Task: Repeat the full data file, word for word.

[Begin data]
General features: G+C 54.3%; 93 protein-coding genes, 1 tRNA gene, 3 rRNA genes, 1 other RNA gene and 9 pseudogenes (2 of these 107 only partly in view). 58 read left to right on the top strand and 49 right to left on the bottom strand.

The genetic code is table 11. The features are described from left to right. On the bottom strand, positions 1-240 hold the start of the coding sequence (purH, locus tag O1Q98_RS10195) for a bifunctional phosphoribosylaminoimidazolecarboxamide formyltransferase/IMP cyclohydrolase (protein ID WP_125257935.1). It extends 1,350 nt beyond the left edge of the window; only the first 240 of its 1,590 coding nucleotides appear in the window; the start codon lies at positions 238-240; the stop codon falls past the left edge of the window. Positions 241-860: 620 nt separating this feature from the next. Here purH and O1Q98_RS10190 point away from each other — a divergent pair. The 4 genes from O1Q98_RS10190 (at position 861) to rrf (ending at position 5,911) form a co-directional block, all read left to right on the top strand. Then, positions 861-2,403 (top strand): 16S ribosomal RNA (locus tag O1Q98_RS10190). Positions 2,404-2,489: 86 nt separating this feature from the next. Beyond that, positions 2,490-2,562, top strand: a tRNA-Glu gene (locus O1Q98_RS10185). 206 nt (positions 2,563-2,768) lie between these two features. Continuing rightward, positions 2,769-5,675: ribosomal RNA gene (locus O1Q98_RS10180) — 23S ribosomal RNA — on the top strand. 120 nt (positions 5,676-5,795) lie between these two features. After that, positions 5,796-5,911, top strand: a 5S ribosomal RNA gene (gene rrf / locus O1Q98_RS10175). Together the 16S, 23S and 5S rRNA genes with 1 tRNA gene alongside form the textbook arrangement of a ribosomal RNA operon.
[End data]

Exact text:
General features: G+C 54.3%; 93 protein-coding genes, 1 tRNA gene, 3 rRNA genes, 1 other RNA gene and 9 pseudogenes (2 of these 107 only partly in view). 58 read left to right on the top strand and 49 right to left on the bottom strand.

The genetic code is table 11. The features are described from left to right. On the bottom strand, positions 1-240 hold the start of the coding sequence (purH, locus tag O1Q98_RS10195) for a bifunctional phosphoribosylaminoimidazolecarboxamide formyltransferase/IMP cyclohydrolase (protein ID WP_125257935.1). It extends 1,350 nt beyond the left edge of the window; only the first 240 of its 1,590 coding nucleotides appear in the window; the start codon lies at positions 238-240; the stop codon falls past the left edge of the window. Positions 241-860: 620 nt separating this feature from the next. Here purH and O1Q98_RS10190 point away from each other — a divergent pair. The 4 genes from O1Q98_RS10190 (at position 861) to rrf (ending at position 5,911) form a co-directional block, all read left to right on the top strand. Then, positions 861-2,403 (top strand): 16S ribosomal RNA (locus tag O1Q98_RS10190). Positions 2,404-2,489: 86 nt separating this feature from the next. Beyond that, positions 2,490-2,562, top strand: a tRNA-Glu gene (locus O1Q98_RS10185). 206 nt (positions 2,563-2,768) lie between these two features. Continuing rightward, positions 2,769-5,675: ribosomal RNA gene (locus O1Q98_RS10180) — 23S ribosomal RNA — on the top strand. 120 nt (positions 5,676-5,795) lie between these two features. After that, positions 5,796-5,911, top strand: a 5S ribosomal RNA gene (gene rrf / locus O1Q98_RS10175). Together the 16S, 23S and 5S rRNA genes with 1 tRNA gene alongside form the textbook arrangement of a ribosomal RNA operon.